Deaths from overdoses on heroin rose in 28 states with just over half the nation's population from 2010 to 2012, but deaths from overdoses on prescription opioid pain relievers fell slightly during that period.
Deaths from overdoses on heroin rose in 28 states with just over half the nation’s population from 2010 to 2012, according to data released yesterday by the CDC. Deaths from overdoses on prescription opioid pain relievers (OPR) fell slightly during that period, according to the data, but this may only underscore the increasingly complex relationship between the 2 drugs, according to the National Institutes of Health (NIH).
The CDC data, contained in the Mortality and Morbidity Weekly Report, show the death rate from heroin overdose doubled in the 28 states from 2010 to 2012, increasing from 1.0 to 2.1 per 100,000 population, reflecting an increase in the number of deaths from 1779 to 3635.
During that same period, the death rate from opioid prescription drugs declined 6.6%, from 6.0 to 5.6 per 100,000 people, a decline from 10,427 to 9,869 deaths. The overall drug overdose death rate increased 4.3%, from 13.0 to 13.6.
NIH reports that young people have reported that abuses of prescription painkillers was frequently a first step to heroin abuse. But while the problem of heroin abuse among teenagers and young adults gets frequent attention, heroin death rates increased after 2010 in every subgroup examined in the CDC data released yesterday.
For years, managed care has been challenged by the question of how to responsibly treat patients who need pain medication without allowing them to cross the line into addictive behavior. A well-read study published in 2013 in The American Journal of Managed Care found that found that 1 out of every 4 patients receiving a prescription for a painkiller exhibition some form of irresponsible drug-seeking behavior, such as multiple prescriptions or prescription overlap.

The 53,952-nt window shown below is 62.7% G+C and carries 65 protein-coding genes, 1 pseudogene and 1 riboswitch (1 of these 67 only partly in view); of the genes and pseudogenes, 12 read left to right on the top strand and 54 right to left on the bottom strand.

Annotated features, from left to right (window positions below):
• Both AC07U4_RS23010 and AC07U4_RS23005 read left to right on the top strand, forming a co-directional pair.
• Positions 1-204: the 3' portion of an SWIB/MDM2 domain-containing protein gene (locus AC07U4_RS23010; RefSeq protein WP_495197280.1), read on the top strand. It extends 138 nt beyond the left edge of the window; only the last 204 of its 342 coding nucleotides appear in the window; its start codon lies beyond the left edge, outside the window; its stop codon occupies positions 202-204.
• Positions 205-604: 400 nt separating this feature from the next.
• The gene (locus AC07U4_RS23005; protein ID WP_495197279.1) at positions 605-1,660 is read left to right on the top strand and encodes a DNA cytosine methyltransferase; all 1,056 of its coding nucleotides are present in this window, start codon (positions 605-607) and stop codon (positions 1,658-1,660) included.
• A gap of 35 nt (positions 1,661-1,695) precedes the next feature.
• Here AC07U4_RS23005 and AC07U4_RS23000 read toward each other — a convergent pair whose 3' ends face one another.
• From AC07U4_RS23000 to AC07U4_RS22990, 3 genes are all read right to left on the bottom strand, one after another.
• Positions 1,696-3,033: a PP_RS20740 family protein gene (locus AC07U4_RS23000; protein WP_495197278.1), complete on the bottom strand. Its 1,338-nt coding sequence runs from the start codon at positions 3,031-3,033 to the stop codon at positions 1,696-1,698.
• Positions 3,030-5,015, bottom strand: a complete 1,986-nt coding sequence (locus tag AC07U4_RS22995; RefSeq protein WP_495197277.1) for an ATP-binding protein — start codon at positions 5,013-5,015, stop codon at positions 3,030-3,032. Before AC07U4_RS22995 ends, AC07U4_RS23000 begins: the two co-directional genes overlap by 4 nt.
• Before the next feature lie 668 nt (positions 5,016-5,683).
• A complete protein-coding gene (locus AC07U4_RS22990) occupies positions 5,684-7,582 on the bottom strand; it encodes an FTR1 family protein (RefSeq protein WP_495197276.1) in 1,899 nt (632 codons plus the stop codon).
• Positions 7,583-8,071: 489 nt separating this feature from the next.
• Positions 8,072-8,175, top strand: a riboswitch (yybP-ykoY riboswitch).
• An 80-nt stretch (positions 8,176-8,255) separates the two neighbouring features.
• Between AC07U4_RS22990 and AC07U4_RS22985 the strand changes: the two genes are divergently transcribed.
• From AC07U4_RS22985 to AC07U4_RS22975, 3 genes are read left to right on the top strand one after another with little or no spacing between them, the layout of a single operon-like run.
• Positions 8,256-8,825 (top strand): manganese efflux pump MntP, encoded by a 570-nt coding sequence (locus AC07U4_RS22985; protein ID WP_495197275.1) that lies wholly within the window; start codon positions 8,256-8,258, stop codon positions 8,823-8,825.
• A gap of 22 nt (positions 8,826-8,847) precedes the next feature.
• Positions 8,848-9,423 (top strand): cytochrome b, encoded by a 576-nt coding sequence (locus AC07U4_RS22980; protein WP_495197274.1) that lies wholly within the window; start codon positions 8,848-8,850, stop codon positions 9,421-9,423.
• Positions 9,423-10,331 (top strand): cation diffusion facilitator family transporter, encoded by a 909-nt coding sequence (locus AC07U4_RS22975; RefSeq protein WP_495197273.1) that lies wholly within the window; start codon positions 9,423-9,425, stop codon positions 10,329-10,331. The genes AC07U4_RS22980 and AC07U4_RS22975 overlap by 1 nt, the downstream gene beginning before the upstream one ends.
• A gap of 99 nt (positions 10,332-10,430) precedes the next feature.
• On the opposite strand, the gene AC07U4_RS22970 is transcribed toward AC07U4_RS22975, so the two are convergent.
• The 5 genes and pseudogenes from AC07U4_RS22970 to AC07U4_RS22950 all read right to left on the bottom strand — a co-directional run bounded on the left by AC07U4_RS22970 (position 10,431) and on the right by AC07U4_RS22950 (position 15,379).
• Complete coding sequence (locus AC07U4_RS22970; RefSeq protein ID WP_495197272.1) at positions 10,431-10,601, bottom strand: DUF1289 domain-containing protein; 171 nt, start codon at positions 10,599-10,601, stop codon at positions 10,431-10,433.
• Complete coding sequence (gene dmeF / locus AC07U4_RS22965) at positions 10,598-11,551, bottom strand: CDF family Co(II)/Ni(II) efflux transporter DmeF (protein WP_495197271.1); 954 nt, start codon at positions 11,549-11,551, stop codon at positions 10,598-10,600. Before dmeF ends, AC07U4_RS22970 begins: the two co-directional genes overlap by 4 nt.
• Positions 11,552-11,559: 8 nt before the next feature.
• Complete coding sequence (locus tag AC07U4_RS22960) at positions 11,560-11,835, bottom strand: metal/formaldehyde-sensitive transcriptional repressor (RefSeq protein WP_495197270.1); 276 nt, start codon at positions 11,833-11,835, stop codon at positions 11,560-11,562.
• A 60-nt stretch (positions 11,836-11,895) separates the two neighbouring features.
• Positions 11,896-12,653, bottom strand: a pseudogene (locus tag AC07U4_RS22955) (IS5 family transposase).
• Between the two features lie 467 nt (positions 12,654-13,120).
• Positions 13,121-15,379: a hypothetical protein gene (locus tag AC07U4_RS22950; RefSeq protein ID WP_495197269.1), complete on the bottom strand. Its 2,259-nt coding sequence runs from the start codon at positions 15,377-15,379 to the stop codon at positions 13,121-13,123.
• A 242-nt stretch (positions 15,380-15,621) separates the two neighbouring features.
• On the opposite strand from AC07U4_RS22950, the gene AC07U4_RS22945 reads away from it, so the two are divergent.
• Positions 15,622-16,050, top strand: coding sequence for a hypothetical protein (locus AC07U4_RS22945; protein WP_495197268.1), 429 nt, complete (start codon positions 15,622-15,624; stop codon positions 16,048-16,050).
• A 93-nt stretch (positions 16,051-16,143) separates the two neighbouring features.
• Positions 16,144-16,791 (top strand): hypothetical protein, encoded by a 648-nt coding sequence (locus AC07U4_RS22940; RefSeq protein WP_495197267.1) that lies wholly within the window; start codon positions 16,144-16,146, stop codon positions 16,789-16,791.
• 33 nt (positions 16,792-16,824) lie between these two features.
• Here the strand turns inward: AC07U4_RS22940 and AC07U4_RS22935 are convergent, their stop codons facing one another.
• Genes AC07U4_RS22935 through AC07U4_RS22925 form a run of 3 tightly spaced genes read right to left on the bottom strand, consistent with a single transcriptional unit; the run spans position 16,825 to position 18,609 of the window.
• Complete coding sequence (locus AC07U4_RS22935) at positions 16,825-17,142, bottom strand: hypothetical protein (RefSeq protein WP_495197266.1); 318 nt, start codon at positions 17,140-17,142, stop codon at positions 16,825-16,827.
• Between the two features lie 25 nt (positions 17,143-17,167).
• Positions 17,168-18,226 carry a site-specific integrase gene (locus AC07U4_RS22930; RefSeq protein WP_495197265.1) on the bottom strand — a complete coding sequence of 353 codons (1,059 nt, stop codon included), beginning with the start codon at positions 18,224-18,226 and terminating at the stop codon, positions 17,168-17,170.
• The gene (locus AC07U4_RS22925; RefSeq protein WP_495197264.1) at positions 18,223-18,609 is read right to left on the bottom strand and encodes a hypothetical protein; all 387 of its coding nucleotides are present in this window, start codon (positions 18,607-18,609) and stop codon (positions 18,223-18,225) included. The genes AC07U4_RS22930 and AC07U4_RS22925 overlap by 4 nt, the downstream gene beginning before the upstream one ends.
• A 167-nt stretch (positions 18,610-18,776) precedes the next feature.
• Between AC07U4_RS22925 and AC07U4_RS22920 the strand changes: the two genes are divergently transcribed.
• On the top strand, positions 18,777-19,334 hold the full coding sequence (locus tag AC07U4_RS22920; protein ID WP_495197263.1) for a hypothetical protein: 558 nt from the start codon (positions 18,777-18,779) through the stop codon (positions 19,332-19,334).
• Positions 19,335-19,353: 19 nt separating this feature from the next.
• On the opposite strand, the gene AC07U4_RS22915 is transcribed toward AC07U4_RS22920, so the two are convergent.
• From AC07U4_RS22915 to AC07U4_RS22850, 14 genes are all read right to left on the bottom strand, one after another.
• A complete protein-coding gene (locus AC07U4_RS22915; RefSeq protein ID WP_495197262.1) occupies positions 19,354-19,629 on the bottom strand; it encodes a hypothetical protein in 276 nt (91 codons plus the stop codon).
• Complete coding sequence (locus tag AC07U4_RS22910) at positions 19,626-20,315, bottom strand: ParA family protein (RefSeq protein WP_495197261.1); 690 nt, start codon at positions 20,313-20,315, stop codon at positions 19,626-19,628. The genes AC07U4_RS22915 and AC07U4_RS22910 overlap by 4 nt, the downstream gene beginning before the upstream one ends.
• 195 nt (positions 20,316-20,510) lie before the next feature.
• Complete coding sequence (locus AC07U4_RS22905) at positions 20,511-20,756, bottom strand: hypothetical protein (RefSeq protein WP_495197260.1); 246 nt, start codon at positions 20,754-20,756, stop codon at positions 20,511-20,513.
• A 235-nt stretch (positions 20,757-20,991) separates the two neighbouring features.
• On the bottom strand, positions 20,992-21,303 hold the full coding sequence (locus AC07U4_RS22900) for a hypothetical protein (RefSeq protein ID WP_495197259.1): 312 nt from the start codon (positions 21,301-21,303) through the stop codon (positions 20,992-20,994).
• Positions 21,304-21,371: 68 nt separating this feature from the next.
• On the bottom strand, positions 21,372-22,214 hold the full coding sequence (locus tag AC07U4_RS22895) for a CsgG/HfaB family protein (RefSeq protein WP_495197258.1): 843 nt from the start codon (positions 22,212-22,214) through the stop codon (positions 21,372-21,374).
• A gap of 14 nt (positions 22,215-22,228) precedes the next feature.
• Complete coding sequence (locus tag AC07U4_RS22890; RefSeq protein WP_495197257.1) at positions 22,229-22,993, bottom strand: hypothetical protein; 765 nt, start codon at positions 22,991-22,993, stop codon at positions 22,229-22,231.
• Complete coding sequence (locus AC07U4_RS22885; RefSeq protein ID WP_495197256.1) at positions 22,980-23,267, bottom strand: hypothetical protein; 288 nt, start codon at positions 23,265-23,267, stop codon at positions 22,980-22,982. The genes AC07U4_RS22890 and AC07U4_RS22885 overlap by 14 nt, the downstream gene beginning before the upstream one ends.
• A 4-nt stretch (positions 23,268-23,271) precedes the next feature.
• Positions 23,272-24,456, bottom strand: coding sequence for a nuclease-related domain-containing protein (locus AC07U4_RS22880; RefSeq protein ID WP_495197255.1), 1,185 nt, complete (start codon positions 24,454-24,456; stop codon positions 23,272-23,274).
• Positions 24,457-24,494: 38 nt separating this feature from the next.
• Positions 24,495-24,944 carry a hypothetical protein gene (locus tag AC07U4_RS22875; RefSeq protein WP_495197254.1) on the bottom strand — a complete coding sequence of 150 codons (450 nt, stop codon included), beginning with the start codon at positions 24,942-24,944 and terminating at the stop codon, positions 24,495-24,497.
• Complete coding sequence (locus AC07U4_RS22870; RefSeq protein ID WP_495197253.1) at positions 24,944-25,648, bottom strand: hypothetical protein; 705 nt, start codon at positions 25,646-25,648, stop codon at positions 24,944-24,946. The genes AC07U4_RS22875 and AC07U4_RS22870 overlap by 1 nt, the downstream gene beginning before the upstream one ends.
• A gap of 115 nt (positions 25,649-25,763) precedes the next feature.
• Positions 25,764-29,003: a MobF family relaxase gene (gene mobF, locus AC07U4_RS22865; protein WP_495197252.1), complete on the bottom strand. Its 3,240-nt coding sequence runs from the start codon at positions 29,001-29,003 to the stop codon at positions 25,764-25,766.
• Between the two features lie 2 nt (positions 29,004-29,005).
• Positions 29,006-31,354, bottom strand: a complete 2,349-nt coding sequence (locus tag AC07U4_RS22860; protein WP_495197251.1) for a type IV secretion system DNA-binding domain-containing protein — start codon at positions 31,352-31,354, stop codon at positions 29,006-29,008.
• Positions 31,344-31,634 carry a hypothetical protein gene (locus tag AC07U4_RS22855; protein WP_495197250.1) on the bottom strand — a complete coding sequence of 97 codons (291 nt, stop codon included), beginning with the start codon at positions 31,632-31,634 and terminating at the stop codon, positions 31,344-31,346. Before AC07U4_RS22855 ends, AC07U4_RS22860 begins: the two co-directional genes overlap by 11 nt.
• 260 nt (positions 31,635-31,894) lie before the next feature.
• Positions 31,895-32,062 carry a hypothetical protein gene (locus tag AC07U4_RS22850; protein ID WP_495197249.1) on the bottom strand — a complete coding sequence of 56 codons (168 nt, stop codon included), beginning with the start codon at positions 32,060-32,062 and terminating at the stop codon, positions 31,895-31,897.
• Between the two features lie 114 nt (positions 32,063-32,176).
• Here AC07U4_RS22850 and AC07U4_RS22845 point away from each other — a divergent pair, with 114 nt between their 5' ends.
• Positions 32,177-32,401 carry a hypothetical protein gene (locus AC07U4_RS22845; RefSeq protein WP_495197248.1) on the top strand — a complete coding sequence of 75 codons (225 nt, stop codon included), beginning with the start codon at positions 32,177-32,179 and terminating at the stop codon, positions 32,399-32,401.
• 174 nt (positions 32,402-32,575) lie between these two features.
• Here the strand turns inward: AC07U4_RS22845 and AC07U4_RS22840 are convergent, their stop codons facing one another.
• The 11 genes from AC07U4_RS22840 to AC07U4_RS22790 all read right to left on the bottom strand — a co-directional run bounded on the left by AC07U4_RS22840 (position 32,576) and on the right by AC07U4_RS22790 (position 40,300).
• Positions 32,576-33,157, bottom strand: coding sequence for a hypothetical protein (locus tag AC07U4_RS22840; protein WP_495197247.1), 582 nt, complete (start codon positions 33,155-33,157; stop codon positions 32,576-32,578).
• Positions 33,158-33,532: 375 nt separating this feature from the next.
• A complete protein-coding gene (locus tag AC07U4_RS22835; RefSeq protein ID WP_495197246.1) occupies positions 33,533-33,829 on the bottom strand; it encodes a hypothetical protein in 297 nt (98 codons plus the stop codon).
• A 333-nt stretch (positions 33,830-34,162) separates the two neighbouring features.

Law enforcement experts have reported that for some, the path to heroin use begins with the desire to return to work: a person is injured on the job and is prescribed a strong painkiller. The person taking the drug can become reliant on the painkiller to continue at a job, especially if it requires physical activity. Especially during the recession, if that person lost the job—and the insurance that paid for the prescription—heroin became a cheap alternative to the pain medication.
News reports over the past year have questioned whether crackdowns on abuse of prescription painkillers contributed to the wave of heroin overdoses. The CDC researchers tried to examine the accuracy of this trajectory, and it appears that while there are clear connections for some heroin users, this scenario does not fully explain the soaring rates of heroin abuse seen in some parts of the country.
There were significant regional differences: the Northeast and South had much larger heroin overdose death increases (211.2% and 180.9%, respectively), than the Midwest and West (62.1% and 90.7%, respectively). Death rates from opioid prescriptions declined only in the South.
Some states stood out: Kentucky reported a 279% increase in heroin deaths from 2010 to 2012 In Ohio, the number of heroin deaths increased approximately 300% from 2007 to 2012, with men aged 25—34 years at highest risk for fatal heroin overdoses.
Rising heroin overdose deaths comes after 20 years of increasing drug overdose deaths in the United States, primarily driven by opioid prescription drug overdoses, according to the CDC report. While prescription use has increased, the number of persons using the drugs nonmedically has gone up as well. According to CDC, the connection to heroin use is clear: from 2002—2004 to 2008–2010, past year heroin use increased among persons reporting frequent nonmedical use of OPR, from 62.0 to 94.7 per 1,000.
Also, the only increases in past year heroin use were observed among persons who reported past year nonmedical use of OPR. Among a sample of heroin users in a drug treatment program, 75% of those who began opioid abuse after 2000 reported that their first regular opioid was a prescription drug.
Around the Web